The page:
Autumn Klein, DCNF
Qatar issued an apology for subjecting over a dozen women to strip searches and physical examinations after discovering an abandoned baby in the trash of an airport bathroom Wednesday, the New York Times reported.
A flight from Qatar to Sydney, Australia, was delayed Oct. 2 after the discovery of a newborn baby wrapped in plastic at the bottom of an airport bathroom, the Associated Press reported. Following this revelation, airport officials began searching for the parents. The Qatari government said they began an immediate search in hopes of preventing “the perpetrators of the horrible crime from escaping,” per the Associated Press.
The female passengers were forced off of the plane and nearly all were subjected to a strip search and physical examination in an ambulance on the tarmac, Fox News reported. Some were forced to take off their underwear and undergo an “invasive exam” in hopes of determining whether they had recently undergone childbirth, according to the New York Times.
Let's discuss the crazy Qatar story. 1: You shouldn't cross borders into draconian, authoritarian systems and expect nothing can happen; it can. 2: You shouldn't strip search a bunch of innocent passengers and expect to remain a cosmopolitan, luxury airport hub; you can't.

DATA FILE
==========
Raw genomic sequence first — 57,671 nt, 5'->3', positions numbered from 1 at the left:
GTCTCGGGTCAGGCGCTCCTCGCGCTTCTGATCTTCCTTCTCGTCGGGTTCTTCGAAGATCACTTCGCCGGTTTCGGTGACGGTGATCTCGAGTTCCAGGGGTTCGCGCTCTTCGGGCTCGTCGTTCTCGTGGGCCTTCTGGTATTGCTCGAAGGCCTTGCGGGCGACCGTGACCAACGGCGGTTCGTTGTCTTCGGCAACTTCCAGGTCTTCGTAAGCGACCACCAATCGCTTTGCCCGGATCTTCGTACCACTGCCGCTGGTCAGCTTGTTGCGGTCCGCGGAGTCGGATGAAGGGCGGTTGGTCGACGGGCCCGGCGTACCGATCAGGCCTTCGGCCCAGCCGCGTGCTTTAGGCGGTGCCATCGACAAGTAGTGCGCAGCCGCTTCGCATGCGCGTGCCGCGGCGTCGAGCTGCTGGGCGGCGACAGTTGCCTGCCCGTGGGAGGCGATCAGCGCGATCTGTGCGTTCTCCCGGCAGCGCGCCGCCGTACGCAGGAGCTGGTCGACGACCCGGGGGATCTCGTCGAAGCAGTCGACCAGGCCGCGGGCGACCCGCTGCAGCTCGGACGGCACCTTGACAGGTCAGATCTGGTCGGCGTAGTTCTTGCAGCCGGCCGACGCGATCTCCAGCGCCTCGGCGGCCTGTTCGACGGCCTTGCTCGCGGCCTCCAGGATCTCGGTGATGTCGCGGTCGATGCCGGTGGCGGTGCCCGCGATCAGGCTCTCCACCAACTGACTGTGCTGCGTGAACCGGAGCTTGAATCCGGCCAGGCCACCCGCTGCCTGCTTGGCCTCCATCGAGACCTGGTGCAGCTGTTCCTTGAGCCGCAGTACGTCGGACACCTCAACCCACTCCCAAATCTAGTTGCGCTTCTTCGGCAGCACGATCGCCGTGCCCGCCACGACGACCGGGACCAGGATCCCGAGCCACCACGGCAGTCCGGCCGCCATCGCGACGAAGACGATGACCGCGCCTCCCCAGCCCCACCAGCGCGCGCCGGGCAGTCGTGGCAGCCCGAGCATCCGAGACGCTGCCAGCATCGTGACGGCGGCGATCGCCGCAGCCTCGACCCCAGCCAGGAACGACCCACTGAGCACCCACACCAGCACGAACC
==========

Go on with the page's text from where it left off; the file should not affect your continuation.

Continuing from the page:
— Megan K. Stack (@Megankstack) October 27, 2020
Only one passenger, Kim Mills, was spared from these searches. “I was the luckiest one on the whole flight because I have grey hair and I’m in my 60s. They probably looked at me and thought well, that’s impossible, it could not be her,” Mills said, according to The Guardian.
“I just think of the poor young girls. I don’t know why they had to put them through that,” Mills told The Guardian Australia.
No explanation was afforded to the passengers after the fact, according to the Associated Press. After landing in Sydney, the women reported the incident to authorities, per the New York Times.
The State of Qatar said in a statement they “regret any distress or infringement on the personal freedoms of any traveler caused by this action,” according to the New York Times.
Marise Paye, the Australian foreign affairs minister, described the situation as a “grossly, grossly disturbing, offensive, concerning set of events,” The Guardian reported.
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